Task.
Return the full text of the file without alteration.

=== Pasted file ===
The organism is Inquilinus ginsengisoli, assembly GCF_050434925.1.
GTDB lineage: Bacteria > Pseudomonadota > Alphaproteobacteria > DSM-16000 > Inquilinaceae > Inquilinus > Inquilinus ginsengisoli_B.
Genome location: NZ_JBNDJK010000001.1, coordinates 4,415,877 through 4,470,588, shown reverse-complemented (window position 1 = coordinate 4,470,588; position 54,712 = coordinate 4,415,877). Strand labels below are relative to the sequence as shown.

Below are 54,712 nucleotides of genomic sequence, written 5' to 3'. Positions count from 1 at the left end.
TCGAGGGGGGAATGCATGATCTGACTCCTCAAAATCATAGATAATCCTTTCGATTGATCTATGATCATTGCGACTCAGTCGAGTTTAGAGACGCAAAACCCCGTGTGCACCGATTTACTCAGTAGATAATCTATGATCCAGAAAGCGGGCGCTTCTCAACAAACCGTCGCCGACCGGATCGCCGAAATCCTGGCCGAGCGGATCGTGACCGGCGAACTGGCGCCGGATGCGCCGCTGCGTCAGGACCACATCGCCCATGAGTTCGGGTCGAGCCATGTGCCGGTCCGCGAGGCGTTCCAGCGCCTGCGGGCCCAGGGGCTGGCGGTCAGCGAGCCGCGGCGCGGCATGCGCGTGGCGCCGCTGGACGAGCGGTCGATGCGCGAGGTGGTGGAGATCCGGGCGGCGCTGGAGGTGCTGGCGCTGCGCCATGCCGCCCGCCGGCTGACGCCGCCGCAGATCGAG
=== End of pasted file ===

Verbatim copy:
The organism is Inquilinus ginsengisoli, assembly GCF_050434925.1.
GTDB lineage: Bacteria > Pseudomonadota > Alphaproteobacteria > DSM-16000 > Inquilinaceae > Inquilinus > Inquilinus ginsengisoli_B.
Genome location: NZ_JBNDJK010000001.1, coordinates 4,415,877 through 4,470,588, shown reverse-complemented (window position 1 = coordinate 4,470,588; position 54,712 = coordinate 4,415,877). Strand labels below are relative to the sequence as shown.

Below are 54,712 nucleotides of genomic sequence, written 5' to 3'. Positions count from 1 at the left end.
TCGAGGGGGGAATGCATGATCTGACTCCTCAAAATCATAGATAATCCTTTCGATTGATCTATGATCATTGCGACTCAGTCGAGTTTAGAGACGCAAAACCCCGTGTGCACCGATTTACTCAGTAGATAATCTATGATCCAGAAAGCGGGCGCTTCTCAACAAACCGTCGCCGACCGGATCGCCGAAATCCTGGCCGAGCGGATCGTGACCGGCGAACTGGCGCCGGATGCGCCGCTGCGTCAGGACCACATCGCCCATGAGTTCGGGTCGAGCCATGTGCCGGTCCGCGAGGCGTTCCAGCGCCTGCGGGCCCAGGGGCTGGCGGTCAGCGAGCCGCGGCGCGGCATGCGCGTGGCGCCGCTGGACGAGCGGTCGATGCGCGAGGTGGTGGAGATCCGGGCGGCGCTGGAGGTGCTGGCGCTGCGCCATGCCGCCCGCCGGCTGACGCCGCCGCAGATCGAG